Whiskey-Plate Laws Aim to Combat Drunk Driving
March 1, 2011
Washington has become the latest state to see a push for a so-called whiskey-plate law to combat drunk driving, a move defense lawyers and civil libertarians say can unfairly stigmatize offenders, and sometimes their families as well, reports the Wall Street Journal.
- The law would require first-time drunk drivers to replace their license plates with easy-to-spot tags that end with the uppercase letter "Z," a signal to police to pay close attention to the car.
- Minnesota, an early adopter of such a law, uses the letter "W" -- hence the term "whiskey plate" -- on a plain white background.
- Offenders in Washington would be required to display the special plates for three years after their driving privileges are restored.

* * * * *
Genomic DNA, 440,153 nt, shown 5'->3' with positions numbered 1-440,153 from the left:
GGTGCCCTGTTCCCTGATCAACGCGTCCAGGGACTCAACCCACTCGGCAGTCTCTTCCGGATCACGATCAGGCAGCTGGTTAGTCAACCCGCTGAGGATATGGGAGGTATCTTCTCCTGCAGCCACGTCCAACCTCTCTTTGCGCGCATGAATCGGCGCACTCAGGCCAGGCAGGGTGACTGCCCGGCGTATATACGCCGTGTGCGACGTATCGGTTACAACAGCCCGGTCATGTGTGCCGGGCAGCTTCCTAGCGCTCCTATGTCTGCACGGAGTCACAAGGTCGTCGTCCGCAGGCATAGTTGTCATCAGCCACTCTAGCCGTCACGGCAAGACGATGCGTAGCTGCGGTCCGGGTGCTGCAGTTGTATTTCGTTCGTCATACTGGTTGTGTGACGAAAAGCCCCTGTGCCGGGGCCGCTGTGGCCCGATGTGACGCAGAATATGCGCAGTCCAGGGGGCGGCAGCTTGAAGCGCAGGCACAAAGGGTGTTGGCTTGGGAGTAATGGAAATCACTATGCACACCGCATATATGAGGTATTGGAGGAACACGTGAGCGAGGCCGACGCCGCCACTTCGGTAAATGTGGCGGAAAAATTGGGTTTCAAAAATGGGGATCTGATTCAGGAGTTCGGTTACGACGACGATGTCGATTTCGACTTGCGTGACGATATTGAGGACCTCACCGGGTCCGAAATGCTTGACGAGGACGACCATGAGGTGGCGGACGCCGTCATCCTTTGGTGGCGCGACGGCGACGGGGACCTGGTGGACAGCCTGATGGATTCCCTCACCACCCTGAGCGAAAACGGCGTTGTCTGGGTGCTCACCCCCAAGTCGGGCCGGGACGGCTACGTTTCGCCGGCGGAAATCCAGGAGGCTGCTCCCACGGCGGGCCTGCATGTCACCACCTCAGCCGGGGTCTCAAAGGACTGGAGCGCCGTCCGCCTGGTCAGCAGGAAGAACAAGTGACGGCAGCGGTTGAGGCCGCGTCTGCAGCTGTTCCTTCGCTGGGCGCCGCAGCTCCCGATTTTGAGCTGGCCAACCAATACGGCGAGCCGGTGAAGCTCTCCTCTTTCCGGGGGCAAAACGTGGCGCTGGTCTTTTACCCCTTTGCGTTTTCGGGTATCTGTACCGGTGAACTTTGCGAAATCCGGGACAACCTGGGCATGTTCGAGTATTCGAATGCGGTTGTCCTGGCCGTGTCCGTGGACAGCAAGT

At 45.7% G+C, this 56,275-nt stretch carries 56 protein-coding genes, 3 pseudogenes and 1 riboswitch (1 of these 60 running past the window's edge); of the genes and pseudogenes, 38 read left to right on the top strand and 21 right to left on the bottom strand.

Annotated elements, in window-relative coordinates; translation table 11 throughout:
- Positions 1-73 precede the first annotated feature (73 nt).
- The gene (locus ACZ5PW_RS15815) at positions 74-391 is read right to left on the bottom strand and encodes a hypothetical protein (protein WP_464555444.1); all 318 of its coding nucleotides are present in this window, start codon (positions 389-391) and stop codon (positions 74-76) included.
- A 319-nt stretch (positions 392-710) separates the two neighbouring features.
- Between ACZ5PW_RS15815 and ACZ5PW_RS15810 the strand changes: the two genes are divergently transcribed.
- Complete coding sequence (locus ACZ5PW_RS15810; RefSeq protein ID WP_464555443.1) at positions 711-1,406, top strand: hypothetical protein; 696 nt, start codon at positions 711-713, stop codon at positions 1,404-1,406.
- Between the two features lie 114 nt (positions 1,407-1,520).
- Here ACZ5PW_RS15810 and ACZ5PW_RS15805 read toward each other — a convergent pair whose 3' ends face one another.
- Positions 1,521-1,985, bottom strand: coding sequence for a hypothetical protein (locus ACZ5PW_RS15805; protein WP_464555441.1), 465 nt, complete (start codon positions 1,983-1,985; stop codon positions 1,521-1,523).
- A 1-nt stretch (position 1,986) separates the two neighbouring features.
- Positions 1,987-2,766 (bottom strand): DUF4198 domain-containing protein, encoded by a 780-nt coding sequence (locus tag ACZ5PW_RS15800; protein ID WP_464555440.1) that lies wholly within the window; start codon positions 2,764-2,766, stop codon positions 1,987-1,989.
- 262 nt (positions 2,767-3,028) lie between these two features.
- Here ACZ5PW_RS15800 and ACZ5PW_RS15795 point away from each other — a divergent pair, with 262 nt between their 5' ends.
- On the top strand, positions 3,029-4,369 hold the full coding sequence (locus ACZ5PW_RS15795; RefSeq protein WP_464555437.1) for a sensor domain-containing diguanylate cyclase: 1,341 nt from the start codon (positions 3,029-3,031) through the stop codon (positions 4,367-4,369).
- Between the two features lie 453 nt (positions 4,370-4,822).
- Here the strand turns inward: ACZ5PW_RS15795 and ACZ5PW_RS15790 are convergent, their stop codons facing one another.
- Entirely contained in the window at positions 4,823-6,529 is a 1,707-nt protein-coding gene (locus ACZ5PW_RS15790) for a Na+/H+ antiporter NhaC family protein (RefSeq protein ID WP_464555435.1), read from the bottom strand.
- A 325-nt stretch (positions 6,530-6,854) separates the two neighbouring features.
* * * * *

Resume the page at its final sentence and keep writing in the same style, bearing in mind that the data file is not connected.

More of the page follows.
Vanita Gupta, deputy legal director of the American Civil Liberties Union, said whiskey plates were part of a "trend of overcriminalization" in the United States. "These sorts of laws just create obstacles to offenders getting fresh starts and moving forward with their lives," she said.
A handful of other states have adopted similar laws.
- In Minnesota, certain drunk-driving offenders are required to attach special plates to their car for a year after their driving privileges are restored.
- An earlier version of the Minnesota law was enacted in 1988.
- Drunk-driving-related fatalities have fallen steadily since.
Source: Ashby Jones, "Some Call Tags for Drunk Drivers Wrong Turn," Wall Street Journal, February 25, 2011.
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